A Martian Odyssey – Stanley G. Weinbaum

Ylla – Ray Bradbury

Measureless to Man – Marion Zimmer Bradley

Without Bugles – E. C. Tubb

Crucifixus Etiam – Walter M. Miller, Jr.

The Time-Tombs – J. G. Ballard

My Thoughts:

There’s a reason most of these stories are in public domain and not held on by copyright shenanigans. They’re unassuming and rather forgettable. Even with that statement, these stories were head and shoulders above the Moon stories. Ugh, now those were boring!

The one thing I have to keep in mind with reading this series is that these are foundational stories, something that other authors read and then built upon. You can’t compare a foundation to a gilded staircase. But you can’t have that staircase built solidly without the foundation.

One thing that stood out to me was the overall positive view of the authors. Even that weirdo Bradbury’s story, while twisted and creepy, was still very light. Heck, even Ballard, that evil sentient who rivals the devil himself, his story wasn’t depressing at all. Even saying that, I’ll still be glad when I wrap up this series.

Rating: 3 out of 5.

Savage Wars (Galaxy’s Edge: Savage Wars #1) ★★★★☆

This review is written with a GPL 4.0 license and the rights contained therein shall supersede all TOS by any and all websites in regards to copying and sharing without proper authorization and permissions. Crossposted at WordPress, Blogspot & Librarything by Bookstooge’s Exalted Permission

Title: Savage Wars
Series: Galaxy’s Edge: Savage Wars #1
Author: Jason Anspach & Nick Cole
Rating: 4 of 5 Stars
Genre: SF / Space Opera
Pages: 397
Words: 118K



Synopsis:

From Galaxysedge.fandom.com

The greatest conflict the galaxy has ever known…

They were the Savages. Raiders from our distant past. Elites who left Earth to create tailor-made utopias aboard the massive lighthuggers that crawled through the darkness between the stars. But the people they left behind on a dying planet didn’t perish in the dystopian nightmare the Savages had themselves created: they thrived, discovering faster-than-light technology and using it to colonize the galaxy ahead of the Savages, forming fantastic new civilizations that surpassed the wildest dreams of Old Earth.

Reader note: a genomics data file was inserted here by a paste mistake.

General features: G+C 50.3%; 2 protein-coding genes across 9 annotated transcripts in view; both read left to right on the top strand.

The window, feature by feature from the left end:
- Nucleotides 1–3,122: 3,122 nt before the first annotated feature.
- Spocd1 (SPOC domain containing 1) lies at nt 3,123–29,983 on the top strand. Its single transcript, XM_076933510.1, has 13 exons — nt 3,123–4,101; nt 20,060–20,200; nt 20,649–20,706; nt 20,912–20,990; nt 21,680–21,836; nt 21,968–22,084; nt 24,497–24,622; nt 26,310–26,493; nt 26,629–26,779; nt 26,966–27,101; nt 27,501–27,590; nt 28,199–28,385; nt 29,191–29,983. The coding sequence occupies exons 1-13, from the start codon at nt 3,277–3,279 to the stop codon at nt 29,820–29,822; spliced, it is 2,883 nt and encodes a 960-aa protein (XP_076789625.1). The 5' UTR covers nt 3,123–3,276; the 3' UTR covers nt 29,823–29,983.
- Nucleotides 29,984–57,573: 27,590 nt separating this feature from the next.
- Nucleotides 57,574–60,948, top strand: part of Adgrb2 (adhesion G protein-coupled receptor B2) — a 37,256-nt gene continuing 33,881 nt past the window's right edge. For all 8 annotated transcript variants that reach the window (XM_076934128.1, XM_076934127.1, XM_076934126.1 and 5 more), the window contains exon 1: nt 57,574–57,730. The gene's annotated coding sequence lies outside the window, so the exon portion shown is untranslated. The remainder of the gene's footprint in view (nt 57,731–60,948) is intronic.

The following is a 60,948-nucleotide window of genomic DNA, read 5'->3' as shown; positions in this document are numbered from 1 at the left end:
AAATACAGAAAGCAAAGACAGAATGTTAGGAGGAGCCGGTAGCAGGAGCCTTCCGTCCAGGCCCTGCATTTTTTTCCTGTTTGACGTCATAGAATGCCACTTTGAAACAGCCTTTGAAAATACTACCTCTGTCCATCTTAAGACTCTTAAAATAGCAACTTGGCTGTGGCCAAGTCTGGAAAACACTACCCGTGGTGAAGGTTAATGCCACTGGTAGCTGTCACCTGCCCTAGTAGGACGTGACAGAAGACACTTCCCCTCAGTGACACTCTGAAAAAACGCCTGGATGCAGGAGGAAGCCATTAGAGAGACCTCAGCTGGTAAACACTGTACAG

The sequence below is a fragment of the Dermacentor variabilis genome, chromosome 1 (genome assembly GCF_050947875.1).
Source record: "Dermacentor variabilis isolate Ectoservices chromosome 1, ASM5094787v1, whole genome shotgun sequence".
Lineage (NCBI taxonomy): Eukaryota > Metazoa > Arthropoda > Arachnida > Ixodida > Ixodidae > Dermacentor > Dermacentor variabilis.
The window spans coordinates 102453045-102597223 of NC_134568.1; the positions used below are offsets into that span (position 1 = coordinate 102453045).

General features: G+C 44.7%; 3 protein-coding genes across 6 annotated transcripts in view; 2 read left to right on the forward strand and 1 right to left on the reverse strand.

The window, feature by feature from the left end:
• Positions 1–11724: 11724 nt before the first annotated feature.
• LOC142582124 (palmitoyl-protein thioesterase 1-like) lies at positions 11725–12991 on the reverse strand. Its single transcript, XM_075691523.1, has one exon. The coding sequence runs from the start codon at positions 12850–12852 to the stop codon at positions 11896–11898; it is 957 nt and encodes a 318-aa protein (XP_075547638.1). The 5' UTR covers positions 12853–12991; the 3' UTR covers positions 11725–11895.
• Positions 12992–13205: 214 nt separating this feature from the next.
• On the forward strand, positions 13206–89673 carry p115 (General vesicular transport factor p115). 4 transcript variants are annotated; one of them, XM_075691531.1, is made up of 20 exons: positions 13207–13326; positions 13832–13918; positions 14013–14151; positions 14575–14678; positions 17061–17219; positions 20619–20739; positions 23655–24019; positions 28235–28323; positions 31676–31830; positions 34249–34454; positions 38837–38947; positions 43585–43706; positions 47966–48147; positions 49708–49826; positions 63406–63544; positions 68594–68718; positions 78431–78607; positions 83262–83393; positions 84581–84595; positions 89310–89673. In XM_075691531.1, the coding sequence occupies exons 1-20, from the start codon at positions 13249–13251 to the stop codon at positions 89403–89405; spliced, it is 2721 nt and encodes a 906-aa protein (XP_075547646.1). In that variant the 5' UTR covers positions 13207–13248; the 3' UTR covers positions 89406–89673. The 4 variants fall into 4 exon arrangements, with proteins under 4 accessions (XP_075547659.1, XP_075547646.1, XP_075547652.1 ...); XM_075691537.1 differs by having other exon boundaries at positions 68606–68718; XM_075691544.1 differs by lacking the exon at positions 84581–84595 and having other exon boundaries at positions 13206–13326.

Until the Savages came in from the Darkness…

When a Savage hulk lands on glittering New Vega, one of the crown jewels of the post-Earth galaxy, a coalition of planetary governments amasses their forces to respond to the post-human Savage Marines who’ve come to sack and enslave. But what the coalition forces find is something far more sinister than the typical Savage hit-and-run: this time, the Savages have come to stay.

Witness the intense beginning of THE SAVAGE WARS, the epic conflict, built into the lore of GALAXY’S EDGE, that will encompass over a thousand years of brutal fighting. Only the greatest military force in the galaxy can bring this war to an end… and the galaxy will never again be the same.

Experience the beginning of the Legion. Experience the Savage Wars.

My Thoughts: